Israeli settlements in the West Bank are legal. Article 49 of the Fourth Geneva Conventions, which is relied upon by those who claim the settlements are illegal, does not apply in the case of the West Bank. This is because the West Bank was never under self-rule by a nation that was a party to the Convention, and therefore there is no “partial or total occupation of the territory of a High Contracting Party,” as Article 2 of the Convention specifies. Moreover, even if it did apply, by its plain terms, it applies only to forcible transfers, and not to voluntary movement. Therefore, it can’t prohibit Jews from choosing to move to areas of great historical and religious significance to them.
Article 49 of the Geneva Convention, which is relied upon to make the claim that settlements are illegal, was written for the purpose of outlawing the Nazi practice of forcibly transporting people into or out of occupied territories to death and work camps. It was never intended to prevent Jews from free movement into their historic homeland.
Furthermore, the drafters of UN Security Council Resolution 242, passed in the aftermath of the Six-Day War, have made plain that they never intended it to mean that Israel must return to the 1948 ceasefire lines (sometimes mistakenly referred to as “the 1967 borders”), as well as that any Israeli withdrawals must be preceded by resolution of the conflict. Eugene Rostow, US Undersecretary of State for Political Affairs from 1966-1969, who was one of the drafters, explained in 1991, that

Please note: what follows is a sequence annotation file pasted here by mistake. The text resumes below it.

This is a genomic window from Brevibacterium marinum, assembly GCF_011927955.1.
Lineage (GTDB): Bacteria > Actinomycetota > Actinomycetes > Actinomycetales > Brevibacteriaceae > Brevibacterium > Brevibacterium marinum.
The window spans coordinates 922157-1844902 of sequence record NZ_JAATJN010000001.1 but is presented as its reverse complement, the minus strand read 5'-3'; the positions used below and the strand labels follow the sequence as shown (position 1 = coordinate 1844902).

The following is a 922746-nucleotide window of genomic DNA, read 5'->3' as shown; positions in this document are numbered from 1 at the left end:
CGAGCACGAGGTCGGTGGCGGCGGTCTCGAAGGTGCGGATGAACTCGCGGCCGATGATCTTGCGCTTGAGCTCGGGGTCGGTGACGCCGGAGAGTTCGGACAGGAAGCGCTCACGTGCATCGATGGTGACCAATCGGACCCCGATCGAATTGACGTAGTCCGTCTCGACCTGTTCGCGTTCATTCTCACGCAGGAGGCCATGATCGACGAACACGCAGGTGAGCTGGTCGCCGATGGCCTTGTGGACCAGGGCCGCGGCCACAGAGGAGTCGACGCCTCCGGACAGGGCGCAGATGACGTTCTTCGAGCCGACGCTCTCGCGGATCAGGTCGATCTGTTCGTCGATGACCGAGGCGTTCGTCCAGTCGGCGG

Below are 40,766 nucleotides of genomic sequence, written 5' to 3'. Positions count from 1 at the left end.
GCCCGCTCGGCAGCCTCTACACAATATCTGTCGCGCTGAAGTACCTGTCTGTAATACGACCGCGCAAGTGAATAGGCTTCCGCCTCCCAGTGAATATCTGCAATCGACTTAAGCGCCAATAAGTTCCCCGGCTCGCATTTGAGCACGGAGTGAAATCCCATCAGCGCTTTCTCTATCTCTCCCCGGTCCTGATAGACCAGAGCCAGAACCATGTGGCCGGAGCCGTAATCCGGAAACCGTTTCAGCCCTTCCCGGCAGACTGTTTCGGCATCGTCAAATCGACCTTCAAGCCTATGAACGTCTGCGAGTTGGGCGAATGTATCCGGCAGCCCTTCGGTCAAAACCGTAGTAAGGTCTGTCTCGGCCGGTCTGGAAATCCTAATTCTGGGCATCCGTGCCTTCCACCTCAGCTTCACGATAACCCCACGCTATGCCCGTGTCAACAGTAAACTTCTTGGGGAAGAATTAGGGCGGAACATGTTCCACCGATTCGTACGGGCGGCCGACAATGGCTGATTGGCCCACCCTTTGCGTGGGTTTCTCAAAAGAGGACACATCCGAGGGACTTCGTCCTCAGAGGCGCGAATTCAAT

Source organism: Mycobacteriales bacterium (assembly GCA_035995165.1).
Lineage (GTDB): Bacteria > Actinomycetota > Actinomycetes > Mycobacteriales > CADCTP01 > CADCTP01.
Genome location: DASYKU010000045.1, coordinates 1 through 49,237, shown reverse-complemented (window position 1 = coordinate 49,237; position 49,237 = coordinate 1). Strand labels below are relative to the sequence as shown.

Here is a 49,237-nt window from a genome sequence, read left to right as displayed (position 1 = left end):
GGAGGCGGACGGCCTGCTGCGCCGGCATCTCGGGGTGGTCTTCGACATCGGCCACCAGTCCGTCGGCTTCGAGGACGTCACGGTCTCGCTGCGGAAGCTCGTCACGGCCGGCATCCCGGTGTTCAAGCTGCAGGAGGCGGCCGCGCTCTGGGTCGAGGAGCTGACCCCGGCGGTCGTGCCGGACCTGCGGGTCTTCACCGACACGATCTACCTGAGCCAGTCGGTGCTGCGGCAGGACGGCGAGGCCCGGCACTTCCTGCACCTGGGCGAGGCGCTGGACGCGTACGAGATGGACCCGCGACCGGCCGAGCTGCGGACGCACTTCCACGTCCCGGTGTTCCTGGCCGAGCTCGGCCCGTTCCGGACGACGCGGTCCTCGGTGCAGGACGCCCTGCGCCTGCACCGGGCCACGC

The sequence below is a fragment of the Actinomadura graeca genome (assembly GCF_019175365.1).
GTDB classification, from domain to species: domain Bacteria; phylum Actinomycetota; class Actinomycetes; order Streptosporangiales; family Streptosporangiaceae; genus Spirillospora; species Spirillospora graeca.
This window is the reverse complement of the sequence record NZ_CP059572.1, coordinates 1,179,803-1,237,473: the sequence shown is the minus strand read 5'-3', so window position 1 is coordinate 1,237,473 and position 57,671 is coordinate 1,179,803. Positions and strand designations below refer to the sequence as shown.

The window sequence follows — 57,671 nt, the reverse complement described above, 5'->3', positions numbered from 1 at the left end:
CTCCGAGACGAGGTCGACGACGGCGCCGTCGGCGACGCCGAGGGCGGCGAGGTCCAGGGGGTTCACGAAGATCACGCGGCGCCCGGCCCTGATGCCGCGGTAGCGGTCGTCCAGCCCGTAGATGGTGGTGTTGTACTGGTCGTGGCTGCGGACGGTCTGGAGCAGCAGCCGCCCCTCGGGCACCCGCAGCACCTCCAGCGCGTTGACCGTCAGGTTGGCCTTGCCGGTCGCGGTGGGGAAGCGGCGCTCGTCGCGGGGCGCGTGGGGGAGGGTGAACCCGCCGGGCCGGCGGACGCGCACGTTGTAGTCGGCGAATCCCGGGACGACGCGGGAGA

Security Council Resolution 242, approved after the 1967 war, stipulates not only that Israel and its neighboring states should make peace with each other but should establish “a just and lasting peace in the Middle East.” Until that condition is met, Israel is entitled to administer the territories it captured – the West Bank, East Jerusalem and Gaza Strip – and then withdraw from some but not necessarily all of the land to “secure and recognized boundaries free of threats or acts of force.” (Emphasis added.)In fact, no new UN resolutions are necessary, since Security Council resolutions 242 (1967) and 338 (1973) establish the guidelines for achieving a general Arab-Israeli peace. The Israeli-Palestinian Interim Accords (1995), moreover, taking 242 and 338 as reference points, apply them as well to a particular Israeli-Palestinian peace.
For more background on this issue, see here, here and here.
I also add Eugene Kontorovich's research into state practice under Art. 49(6) of the Geneva Convention and related IHL rules - the rules regarding settlements in occupied territories. It examines what could be called "settlement activity" in all situations of belligerent occupation since the adoption of the Geneva Conventions.
The paper is now available on SSRN at this link.